I have had some genuinely traumatic experiences with dating in the past, which is relatively public knowledge, if you have been reading this blog for a while. In reality, much of this happened because I was desperate to force myself into a traditionally heterosexual space, despite never feeling entirely comfortable. I was already struggling with the marginalisation that being disabled brings, you know? I wanted to avoid making my life more unnecessarily difficult. I couldn’t figure out how it was possible to ever be happy within a society that continues to reject my existence, so decided that my only option was to stay quiet. Therefore, I was willing to accept whatever (limited) attention that I was offered, almost as if to prove some kind of point to the universe. See? I can pretend — and maybe if I pretend for long enough, then it will start to feel natural. Spoiler alert: that never happened. Instead, I just became very mentally unwell. The idea of letting anyone down with this truth has been consuming me for years, which is something that I almost didn’t survive. For a while, this truly felt like the best approach.

Amongst my closest friends, I have been identifying as gay for over a year now. Every single person embraced me with such an incredible amount of warmth and acceptance, which I will forever be grateful for. If this doesn’t include you, please don’t take it personally. I only told my immediate family yesterday, simply because it’s so terrifying. It’s going to be an adjustment for everyone, I know. With that said, I am exactly the same person that you have always known, just deciding to live more freely and authentically. I am not asking for your approval because, frankly, I don’t need it. I am simply asking you to allow me this happiness, even if it will take some time. I don’t hate myself anymore, which I hope that people can accept with an open heart.

A poem by Wendy Travino called Revolutionary Letter, which reads “one thing I’ve learned/come to provisional conclusion about: when it comes to fighting, there are people who will help you & there are people who will not & there are people who will stand in the way. find the people who will help/ be loud: & clear so they know where you are — focus on them, be encouraged by them, encourage them, work with them, don’t worry about the people who won’t help. they will be of no help even if they are on your side. waste as little energy as possible fighting people who stand in the way, which is to say don’t talk, don’t argue, just get them out of the way of the fight you came for.  tl;dr: you don’t need or want the people who you know aren’t “with you” to be with you. really, you don’t”
A poem by Wendy Travino. Thank-you to all of the people that have helped (and continue to help) me fight to gather the strength to be here, writing this. Free.

Is there ever a right time to make announcements such as this? Truthfully, probably not. I do finally feel ready, though. See, dear reader, I have fallen in love. It is a beautifully pure kind of love, which I never truly believed that I would ever be lucky enough to experience. My partner, Owen, is genderqueer and uses they/them pronouns. With regard to everything else, kindly get educated or mind your own business. They make me happier than I ever knew that it was possible to be. They are, quite simply, the best human being that I have ever met. They first came into my life when I posted on that disability group looking for friends, which is just wild to think about on every level. Not to be too gross about it or anything, but I love them so much, it feels almost spiritual. There will never be enough words, but I would like nothing more than to spend the rest of time with them. Yes, I’m declaring that now, publicly. Bold, am I right? I would go anywhere and do anything, you know? They are my home and they make all of the scary stuff worthwhile, including this. I am so unbelievably proud to be in love with them. Every day is a blessing — that’s all anyone can ever ask, isn’t it?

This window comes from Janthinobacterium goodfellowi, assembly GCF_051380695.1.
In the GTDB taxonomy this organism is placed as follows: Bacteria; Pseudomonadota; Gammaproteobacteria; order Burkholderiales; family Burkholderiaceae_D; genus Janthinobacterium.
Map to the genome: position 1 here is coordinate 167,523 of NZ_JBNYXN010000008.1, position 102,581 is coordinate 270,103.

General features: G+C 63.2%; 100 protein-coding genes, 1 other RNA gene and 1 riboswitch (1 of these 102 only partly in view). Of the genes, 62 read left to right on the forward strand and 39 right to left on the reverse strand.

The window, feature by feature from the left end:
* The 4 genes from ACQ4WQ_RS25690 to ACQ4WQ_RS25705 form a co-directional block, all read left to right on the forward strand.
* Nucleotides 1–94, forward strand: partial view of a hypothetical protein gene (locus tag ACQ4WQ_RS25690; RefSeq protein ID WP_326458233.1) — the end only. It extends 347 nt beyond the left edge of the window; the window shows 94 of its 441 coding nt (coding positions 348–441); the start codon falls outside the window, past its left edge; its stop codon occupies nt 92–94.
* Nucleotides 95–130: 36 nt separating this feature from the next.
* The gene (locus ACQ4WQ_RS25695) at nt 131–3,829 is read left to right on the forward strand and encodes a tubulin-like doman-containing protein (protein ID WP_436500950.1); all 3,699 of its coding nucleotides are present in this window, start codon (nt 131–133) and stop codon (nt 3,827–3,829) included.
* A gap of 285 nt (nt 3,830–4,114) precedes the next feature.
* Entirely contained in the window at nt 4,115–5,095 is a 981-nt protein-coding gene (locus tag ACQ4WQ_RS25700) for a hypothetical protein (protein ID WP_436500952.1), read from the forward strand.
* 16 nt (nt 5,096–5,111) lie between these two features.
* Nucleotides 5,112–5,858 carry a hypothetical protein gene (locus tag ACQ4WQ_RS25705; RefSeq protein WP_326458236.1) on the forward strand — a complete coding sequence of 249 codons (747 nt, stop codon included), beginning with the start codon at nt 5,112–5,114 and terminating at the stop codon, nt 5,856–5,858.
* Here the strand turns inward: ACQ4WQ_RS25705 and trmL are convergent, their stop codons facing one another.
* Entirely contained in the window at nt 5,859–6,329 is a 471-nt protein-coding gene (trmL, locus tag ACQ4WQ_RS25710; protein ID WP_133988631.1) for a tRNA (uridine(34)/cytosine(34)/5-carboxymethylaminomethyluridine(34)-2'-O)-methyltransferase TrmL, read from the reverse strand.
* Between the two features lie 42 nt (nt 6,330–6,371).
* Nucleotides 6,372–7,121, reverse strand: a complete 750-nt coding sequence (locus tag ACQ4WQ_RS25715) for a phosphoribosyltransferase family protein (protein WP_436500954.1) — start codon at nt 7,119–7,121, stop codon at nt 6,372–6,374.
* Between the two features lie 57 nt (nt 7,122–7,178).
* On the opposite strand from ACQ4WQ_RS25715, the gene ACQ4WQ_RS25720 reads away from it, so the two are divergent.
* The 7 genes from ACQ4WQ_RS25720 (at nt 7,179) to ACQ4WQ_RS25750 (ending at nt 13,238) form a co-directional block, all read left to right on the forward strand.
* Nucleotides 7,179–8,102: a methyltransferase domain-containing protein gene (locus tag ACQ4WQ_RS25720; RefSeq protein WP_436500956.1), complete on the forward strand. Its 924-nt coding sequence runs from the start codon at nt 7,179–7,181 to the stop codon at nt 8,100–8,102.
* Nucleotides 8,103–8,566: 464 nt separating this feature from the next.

This is a really massive deal for me. I have been waiting for my entire life, so please don’t be a dick. Now is not the time. But equally, I will not apologise for being happy, now or ever again. Owen is absolutely everything. They are wonderful in every way and my heart is with them for always, even across distance in the middle of a global pandemic. The rest of the bullshit is irrelevant.

With special thanks to Imogen, Kesia, Megan, Sonia, Holly, Courtney, Sam, Kai, Céline, Cool Hannah, Rachael and everyone else. I hope that you know who you are. Finally, to my family: I have had a draft of this post saved on my phone for a few days now, before telling you, but I feel obligated to include a small edit here. Thank-you for loving me so unconditionally. I have played this scenario over in my head a million times, quickly becoming convinced that nothing would be okay ever again. Thank-you for the hugs, the jokes and the supportive messages. I appreciate every single one of you more than words could ever fully articulate. Again, I don’t hate myself anymore. I made it. Thank-you for making such a beautiful effort to understand and embrace everything that I am. I love you. xxx

A Love Letter to My Disability

It’s Valentine’s Day, which means that it’s time for me to be extra vulnerable on the internet again. I have always hated my disability and the way that it leads other people to perceive me. I have also spent an embarrassing amount of time crying over people that cancelled dates with me, after deciding that the prospect of future caring responsibilities was too much to handle. The damage that these experiences have inflicted is too heavy for words to properly convey. It has left me unable to trust in anything good. I’m constantly waiting for it to go wrong. Allowing myself to sit in the happiness for too long just feels dangerous and naive. I am notoriously bad at playing the field, so only have the emotional energy for one person at a time. If I have ever attempted to flirt with you in any way, please know that you are blessed and I am still shocked by the idea that you might have fancied me, however briefly.